Take a look at this colourful character: it’s a robot chameleon (see video above).
Guoping Wang of Wuhan University, China, and his colleagues created it to show off their camouflage technology, which could one day allow military vehicles or body armour to blend perfectly into the background.
The chameleon is amodel covered in plasmonic displays, which produce colours by exploiting the interactions between nanoscale structures and electric fields. The team made the displays by taking a glass sheet bearing a grid of holes, each 50 nanometres across, and depositing gold on to it. This formed gold domes inside each hole. They then placed the sheet inside a casing filled with an electrolyte gel containing silver ions.
When light hits the gold nanostructures it produces, called plasmons, that determine its reflective and absorbing properties – in this case, making the glass sheet appear red. Applying an electric field deposits some silver ions on to the gold domes, modifying their properties and producing different colours. Reversing the field strips off these ions and restores the red colour.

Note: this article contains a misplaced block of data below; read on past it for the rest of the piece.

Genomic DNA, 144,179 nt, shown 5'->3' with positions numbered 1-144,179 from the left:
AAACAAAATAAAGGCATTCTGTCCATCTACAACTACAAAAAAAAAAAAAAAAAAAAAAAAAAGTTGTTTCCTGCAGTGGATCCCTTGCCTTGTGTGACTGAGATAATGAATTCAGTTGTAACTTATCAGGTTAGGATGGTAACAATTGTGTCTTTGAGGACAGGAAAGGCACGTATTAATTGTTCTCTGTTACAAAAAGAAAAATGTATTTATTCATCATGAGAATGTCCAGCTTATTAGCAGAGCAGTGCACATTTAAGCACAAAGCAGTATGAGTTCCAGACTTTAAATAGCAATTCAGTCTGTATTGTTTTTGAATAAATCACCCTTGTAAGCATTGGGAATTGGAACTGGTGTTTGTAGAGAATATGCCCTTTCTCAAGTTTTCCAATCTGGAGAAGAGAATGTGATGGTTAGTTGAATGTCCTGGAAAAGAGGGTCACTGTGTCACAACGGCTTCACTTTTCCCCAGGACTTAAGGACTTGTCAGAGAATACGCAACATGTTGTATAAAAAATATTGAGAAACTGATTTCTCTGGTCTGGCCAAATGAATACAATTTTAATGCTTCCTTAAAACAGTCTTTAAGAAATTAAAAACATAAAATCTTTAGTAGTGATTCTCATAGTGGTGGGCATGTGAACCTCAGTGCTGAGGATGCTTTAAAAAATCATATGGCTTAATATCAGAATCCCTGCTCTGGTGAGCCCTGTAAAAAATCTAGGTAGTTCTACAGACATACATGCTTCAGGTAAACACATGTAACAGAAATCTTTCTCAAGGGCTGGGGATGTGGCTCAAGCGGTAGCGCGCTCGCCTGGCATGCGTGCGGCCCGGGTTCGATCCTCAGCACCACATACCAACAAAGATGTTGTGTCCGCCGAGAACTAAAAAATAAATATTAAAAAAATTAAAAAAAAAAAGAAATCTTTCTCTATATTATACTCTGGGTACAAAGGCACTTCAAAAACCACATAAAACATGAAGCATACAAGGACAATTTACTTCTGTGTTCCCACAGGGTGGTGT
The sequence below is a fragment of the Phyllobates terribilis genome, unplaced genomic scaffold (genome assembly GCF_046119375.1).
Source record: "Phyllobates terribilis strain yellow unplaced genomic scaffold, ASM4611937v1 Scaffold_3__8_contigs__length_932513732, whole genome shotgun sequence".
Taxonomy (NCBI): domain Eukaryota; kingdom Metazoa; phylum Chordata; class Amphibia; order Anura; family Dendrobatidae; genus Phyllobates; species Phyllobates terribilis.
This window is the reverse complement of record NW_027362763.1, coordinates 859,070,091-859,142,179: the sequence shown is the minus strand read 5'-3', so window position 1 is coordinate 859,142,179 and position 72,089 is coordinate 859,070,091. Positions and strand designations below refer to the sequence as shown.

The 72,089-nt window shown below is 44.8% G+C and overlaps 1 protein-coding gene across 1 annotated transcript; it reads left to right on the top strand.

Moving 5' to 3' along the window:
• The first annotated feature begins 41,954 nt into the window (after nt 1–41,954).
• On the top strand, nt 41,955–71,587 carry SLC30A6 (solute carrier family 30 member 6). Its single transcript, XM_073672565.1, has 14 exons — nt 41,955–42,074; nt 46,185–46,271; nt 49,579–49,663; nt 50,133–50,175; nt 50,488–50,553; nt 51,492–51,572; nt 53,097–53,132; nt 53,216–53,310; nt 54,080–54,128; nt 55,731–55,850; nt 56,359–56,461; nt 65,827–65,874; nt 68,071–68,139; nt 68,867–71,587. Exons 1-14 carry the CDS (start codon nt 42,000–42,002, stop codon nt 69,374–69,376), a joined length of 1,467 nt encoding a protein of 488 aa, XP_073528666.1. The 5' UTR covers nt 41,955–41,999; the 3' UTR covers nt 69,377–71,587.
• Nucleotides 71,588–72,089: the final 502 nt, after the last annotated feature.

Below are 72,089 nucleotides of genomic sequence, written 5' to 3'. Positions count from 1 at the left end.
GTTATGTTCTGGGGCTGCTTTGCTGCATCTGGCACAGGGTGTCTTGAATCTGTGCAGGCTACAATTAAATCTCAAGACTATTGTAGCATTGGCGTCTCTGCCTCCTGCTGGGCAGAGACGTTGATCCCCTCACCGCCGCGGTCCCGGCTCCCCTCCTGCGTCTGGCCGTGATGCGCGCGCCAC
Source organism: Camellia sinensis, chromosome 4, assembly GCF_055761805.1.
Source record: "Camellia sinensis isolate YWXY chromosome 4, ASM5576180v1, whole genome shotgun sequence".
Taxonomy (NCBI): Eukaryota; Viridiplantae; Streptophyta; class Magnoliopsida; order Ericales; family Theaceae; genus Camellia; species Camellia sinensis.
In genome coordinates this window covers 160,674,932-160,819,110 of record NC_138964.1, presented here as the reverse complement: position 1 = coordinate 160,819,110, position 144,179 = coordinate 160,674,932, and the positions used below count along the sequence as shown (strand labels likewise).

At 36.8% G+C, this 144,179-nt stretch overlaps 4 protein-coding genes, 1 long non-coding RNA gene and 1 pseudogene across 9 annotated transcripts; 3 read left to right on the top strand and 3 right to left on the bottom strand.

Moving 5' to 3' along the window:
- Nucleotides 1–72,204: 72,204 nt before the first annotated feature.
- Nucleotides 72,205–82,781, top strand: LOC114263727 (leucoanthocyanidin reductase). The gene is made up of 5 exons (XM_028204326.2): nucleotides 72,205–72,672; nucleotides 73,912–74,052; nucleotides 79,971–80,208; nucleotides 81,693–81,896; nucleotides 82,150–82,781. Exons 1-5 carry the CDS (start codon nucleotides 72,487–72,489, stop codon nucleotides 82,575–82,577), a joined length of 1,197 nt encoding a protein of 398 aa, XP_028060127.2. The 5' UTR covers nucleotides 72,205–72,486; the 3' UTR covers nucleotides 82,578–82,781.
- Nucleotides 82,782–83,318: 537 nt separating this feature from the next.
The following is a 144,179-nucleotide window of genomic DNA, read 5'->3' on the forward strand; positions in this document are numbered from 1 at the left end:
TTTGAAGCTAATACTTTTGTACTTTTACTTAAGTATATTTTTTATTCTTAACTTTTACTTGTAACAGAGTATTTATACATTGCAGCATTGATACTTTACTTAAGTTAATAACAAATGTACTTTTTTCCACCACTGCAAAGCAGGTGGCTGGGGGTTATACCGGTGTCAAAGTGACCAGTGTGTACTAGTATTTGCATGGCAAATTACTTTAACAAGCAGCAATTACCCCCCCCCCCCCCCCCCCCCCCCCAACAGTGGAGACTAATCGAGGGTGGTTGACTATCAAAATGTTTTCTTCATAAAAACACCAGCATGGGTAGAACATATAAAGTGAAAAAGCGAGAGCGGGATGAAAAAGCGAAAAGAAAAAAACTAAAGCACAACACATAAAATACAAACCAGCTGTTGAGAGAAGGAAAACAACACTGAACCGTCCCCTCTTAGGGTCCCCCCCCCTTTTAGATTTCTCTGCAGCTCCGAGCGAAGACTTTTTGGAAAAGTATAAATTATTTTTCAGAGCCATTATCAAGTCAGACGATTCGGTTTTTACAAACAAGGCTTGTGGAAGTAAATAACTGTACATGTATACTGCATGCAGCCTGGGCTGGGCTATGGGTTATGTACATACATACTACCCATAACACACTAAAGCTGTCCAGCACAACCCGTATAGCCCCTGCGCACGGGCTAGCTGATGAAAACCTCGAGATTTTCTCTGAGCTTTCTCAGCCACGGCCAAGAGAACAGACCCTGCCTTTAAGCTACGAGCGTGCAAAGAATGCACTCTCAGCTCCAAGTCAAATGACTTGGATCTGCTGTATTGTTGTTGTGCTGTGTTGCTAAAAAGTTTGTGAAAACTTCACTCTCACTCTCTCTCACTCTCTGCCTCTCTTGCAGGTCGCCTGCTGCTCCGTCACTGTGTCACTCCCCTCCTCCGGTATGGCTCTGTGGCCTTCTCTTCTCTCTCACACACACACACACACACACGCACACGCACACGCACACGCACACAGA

The team experimented with different strengths of field and durations to find out which colours they could make. To emulate a chameleon’s, they used light sensors to recognise the background colour and apply the appropriate field.
At the moment the sensors are limited to recognising only the primary colours red, green and blue. A more advanced system should be able to detect any colours, says Wang. “This would fully merge the mechanical chameleon into the surroundings.” If these advanced sensors can be miniaturised, the same principle could be used to develop adaptive camouflage systems for use by the military, he says.
More on these topics:
This entry passed through the Full-Text RSS service – if this is your content and you’re reading it on someone else’s site, please read the FAQ at fivefilters.org/content-only/faq.php#publishers.